Decaffeinated coffee works due to a discovery of phase changes in chemistry. Namely, very hot and very high pressure gases reach a state in which it no longer behaves as a liquid or a gas, but as a strange combination of both, capable of oozing through even solid materials. This phase is called "supercritical," because it occurs when a material is pressured and heated beyond a "critical point" that all materials have.
To decaffeinate coffee, the beans have supercritical carbon dioxide poured on them. The carbon dioxide can seep through the solid beans, and leeches the caffeine from within. After this, the pressure is removed, and the carbon dioxide evaporates as a gas. The caffeine is left at the bottom of the container as crystals, and the beans are ground into coffee. Coffee that has very little caffeine. More than none, but not enough to give a drinker even a slight buzz.
So, I was thinking, how about doing this with laundry? First a supercritical carbon dioxide bath, then a supercritical steam bath. Any oils, dirt, dust, or stains would be leeched from the clothes, and be deposited at the bottom of the container. Neither component pollutes when released (beyond how it came to be in the first place, but that's another story), and fewer resources are required than traditional washing. Also, the clothes are dried within 30 seconds, an advantage for quick turnaround. Sure, one would periodically have to clean the container, lest the oils build up until they immediately re-soil the clothes, but this should be a fairly trivial task if done regularly.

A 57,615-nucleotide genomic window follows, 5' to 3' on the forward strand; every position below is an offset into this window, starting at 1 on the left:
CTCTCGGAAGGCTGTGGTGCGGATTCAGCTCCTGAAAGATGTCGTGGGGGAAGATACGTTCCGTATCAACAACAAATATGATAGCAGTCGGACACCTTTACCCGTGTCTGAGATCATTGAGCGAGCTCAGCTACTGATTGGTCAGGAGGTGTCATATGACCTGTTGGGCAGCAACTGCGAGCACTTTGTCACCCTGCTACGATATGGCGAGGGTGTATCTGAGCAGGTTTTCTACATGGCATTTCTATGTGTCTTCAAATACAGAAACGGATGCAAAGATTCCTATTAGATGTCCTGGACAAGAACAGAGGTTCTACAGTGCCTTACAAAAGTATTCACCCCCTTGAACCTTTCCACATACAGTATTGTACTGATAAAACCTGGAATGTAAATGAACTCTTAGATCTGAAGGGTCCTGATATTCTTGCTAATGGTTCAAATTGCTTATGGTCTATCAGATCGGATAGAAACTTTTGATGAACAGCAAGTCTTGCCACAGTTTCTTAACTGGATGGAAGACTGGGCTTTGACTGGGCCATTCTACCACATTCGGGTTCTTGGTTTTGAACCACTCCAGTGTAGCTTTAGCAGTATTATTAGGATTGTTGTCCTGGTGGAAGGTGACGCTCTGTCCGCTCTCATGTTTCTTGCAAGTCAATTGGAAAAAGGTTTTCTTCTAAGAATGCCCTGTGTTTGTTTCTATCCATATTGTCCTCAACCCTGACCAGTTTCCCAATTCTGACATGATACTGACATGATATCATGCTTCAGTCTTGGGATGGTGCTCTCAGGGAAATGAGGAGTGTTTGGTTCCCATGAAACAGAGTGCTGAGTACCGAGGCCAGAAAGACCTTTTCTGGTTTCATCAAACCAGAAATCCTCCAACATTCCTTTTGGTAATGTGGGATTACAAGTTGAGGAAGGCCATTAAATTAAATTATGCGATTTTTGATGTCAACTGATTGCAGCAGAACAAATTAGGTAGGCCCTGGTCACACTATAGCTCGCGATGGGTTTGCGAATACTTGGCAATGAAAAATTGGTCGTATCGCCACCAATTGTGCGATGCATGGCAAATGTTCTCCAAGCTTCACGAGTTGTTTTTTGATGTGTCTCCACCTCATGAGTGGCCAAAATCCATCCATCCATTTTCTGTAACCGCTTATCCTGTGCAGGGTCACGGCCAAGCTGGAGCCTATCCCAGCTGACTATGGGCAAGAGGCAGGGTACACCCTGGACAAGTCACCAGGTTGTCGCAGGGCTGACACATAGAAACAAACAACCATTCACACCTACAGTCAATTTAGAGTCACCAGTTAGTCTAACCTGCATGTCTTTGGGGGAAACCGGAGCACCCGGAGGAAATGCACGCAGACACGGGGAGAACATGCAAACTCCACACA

Unfortunately for me, somebody came up with this idea first, and patented it. So if I, or you, or someone else, were to build this, you would have to pay the holder money. Up until it expires in October of 2012.
In the meantime, I'll just have to supercritically clean other things, like perhaps my car, or my dishware, or bottles at the factory.